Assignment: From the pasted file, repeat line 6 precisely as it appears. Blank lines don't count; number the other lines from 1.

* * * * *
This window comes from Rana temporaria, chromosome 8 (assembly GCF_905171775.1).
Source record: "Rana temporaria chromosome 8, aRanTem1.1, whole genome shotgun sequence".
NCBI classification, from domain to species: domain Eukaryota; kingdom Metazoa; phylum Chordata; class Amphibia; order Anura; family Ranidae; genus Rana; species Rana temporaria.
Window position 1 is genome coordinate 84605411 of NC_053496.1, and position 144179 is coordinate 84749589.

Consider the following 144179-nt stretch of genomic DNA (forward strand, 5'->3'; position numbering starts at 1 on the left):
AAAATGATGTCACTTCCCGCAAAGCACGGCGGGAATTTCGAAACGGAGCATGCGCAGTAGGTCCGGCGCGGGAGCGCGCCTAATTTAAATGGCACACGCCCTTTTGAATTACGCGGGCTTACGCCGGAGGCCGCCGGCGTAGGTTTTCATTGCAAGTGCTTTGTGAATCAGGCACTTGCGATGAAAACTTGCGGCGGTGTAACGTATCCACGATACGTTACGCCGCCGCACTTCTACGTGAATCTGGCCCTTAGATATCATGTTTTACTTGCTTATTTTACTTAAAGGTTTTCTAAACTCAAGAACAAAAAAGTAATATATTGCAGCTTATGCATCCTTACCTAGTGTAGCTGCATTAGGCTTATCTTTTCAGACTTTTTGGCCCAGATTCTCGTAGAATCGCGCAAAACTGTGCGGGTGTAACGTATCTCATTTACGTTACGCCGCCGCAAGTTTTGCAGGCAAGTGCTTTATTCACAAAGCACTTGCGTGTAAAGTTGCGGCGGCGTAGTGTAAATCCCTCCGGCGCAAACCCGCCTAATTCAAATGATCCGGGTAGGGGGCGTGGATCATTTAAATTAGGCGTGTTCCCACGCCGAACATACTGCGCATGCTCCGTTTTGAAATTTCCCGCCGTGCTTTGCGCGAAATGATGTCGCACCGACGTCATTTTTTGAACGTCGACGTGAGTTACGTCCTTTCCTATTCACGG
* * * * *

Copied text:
AAAATGATGTCACTTCCCGCAAAGCACGGCGGGAATTTCGAAACGGAGCATGCGCAGTAGGTCCGGCGCGGGAGCGCGCCTAATTTAAATGGCACACGCCCTTTTGAATTACGCGGGCTTACGCCGGAGGCCGCCGGCGTAGGTTTTCATTGCAAGTGCTTTGTGAATCAGGCACTTGCGATGAAAACTTGCGGCGGTGTAACGTATCCACGATACGTTACGCCGCCGCACTTCTACGTGAATCTGGCCCTTAGATATCATGTTTTACTTGCTTATTTTACTTAAAGGTTTTCTAAACTCAAGAACAAAAAAGTAATATATTGCAGCTTATGCATCCTTACCTAGTGTAGCTGCATTAGGCTTATCTTTTCAGACTTTTTGGCCCAGATTCTCGTAGAATCGCGCAAAACTGTGCGGGTGTAACGTATCTCATTTACGTTACGCCGCCGCAAGTTTTGCAGGCAAGTGCTTTATTCACAAAGCACTTGCGTGTAAAGTTGCGGCGGCGTAGTGTAAATCCCTCCGGCGCAAACCCGCCTAATTCAAATGATCCGGGTAGGGGGCGTGGATCATTTAAATTAGGCGTGTTCCCACGCCGAACATACTGCGCATGCTCCGTTTTGAAATTTCCCGCCGTGCTTTGCGCGAAATGATGTCGCACCGACGTCATTTTTTGAACGTCGACGTGAGTTACGTCCTTTCCTATTCACGG